Annie recommends adopting a specific practice after receiving a good result. We must find at least two mistakes and admit them to a friend, a coworker, or a partner. This will keep us level-headed. Plus, it will help us make the shift from being results-focused to being process-focused. It is much easier talking about mistakes we have made en route to a good outcome than mistakes that led to a loss.
One of the biggest mistakes that you can make is to attribute good outcomes with how great you are. When things go wrong, you will blame factors that you claim are out of your control. We need to eliminate this self-serving bias. If we can eliminate this bias, we can obtain an objective truth.
If we do not accept our bad decisions as part of the reason for bad outcomes, we will never learn. We close down the opportunity to better ourselves every time we blame external factors.
Instead of thinking of confidence as all-or-nothing, we should accept that uncertainty is a normal part of life. Annie highlights several benefits to incorporating uncertainty into how we view our decisions:
- We are less likely to succumb to motivated reasoning. We will feel better in making small adjustments if we no longer view decisions as either right or wrong
- We become less judgmental of ourselves, as we understand that uncertainty is a part of life. We might have made the correct decision, and things just didn’t work out at that time. Next time you make that decision you might get the outcome you expected
- People will respect our opinions more. Most people believe that 100% confidence in a view is required for people to value your opinion. This is not the case. People actually value your opinion less if you are unwilling to accept that certain circumstances could impact the outcome
- People will look to collaborate and create with us. If we declare something 100% correct, we are shutting down any creative conversation about new ideas. People will not offer new information if you are already certain about your decision. Accept uncertainty around your preferred decision, and you could produce a decision with an even greater positive expected value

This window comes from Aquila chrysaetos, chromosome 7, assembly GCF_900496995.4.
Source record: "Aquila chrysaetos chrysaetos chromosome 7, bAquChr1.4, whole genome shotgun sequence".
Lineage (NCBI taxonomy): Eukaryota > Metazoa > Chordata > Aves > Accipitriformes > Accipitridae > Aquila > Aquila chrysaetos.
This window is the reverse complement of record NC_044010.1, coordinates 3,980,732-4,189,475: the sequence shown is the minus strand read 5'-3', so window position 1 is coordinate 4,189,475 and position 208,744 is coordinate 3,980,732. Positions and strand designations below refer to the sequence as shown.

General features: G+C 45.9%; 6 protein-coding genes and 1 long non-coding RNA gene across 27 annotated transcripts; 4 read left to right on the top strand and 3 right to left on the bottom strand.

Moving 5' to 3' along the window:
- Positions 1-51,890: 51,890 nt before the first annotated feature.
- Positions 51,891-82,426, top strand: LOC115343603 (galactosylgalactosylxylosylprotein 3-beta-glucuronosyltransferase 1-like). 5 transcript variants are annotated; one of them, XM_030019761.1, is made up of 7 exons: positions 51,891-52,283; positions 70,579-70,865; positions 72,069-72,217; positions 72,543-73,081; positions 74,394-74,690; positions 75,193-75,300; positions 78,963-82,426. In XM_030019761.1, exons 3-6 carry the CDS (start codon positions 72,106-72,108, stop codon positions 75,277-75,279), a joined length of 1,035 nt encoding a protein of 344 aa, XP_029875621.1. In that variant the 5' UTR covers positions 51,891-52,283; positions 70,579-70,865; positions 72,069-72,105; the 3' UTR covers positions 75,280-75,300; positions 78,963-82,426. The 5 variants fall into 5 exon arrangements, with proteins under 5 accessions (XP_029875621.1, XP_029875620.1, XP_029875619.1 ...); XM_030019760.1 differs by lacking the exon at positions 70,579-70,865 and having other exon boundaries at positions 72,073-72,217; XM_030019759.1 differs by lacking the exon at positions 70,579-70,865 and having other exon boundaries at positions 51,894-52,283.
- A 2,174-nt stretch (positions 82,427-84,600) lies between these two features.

In the long run, the cumulative effect of us making better decisions is like compound interest. These small improvements in our decision making can have huge effects on everything that we do.
“In most of our decisions, we are not betting against another person. Rather, we are betting against all the future versions of ourselves that we are not choosing.” – Annie Duke
As humans, we tend to compare ourselves to others. This includes comparing our outcomes based on decisions. Comparisons only cloud our decision-making. They add unnecessary layers of complexity. Instead of comparing ourselves to others, we should consider our own decisions and seek to improve their quality. Although another person may have had a good outcome from a specific decision, this could have been down to luck. As with your own decisions, make sure you logically consider others’ decisions. Do not copy others’ decisions based on their outcomes, but based on their expected outcomes.
The 10-10-10 Rule
The 10-10-10 Rule is to always think about your future self. Try not to focus on what is happening right now. Instead, focus on what is going to happen in the future. We should consider how we would feel about a decision in 10 minutes, 10 months, and 10 years.
If you can make a decision that is likely to benefit you in the future, then you should do it. If the cost today is less than the expected value of the future outcome, then you should do it. Don’t be lazy and think ‘this is a problem for my future self.’
We also have to be patient if we want to reach our goals. If we continue to engage with decisions that have positive expected values we will reach our life goals.
Backcasting: Working Backward From a Positive Future
We will make better decisions in life if we identify a goal and work backward from there. This type of approach allows us to see the impact of small positive decisions and the impact of low-probability events that were influenced by chance. This should help us accept that even the most ambitious goals are not too ambitious. A combination of low-probability events and good decision-making can help you reach any goal.
“Despite the popular wisdom that we achieve success through positive visualization, it turns out that incorporating negative visualization makes us more likely to achieve our goals.” – Annie Duke
Thinking about the steps required to reach a positive goal is a useful approach. However, we should never neglect what Annie calls pre-mortems. It is a popular idea that we must visualize success to achieve it. Plus, we must block out any negative thoughts. However, negative visualization is vital for achieving our goals.
Undoubtedly, it is less enjoyable considering the potential failures in your long-term plan. However, in the long run, this approach will help you to think more logically. Plus, it will help you to make the best decisions when it comes to it.
All of the tips Annie provides are reliant on the action. If you do not act and make decisions today, you will not become better educated for making decisions in the future. Once you have enough information input, you can start to increase your probability of success. Failures and successes will help you iterate your future decisions.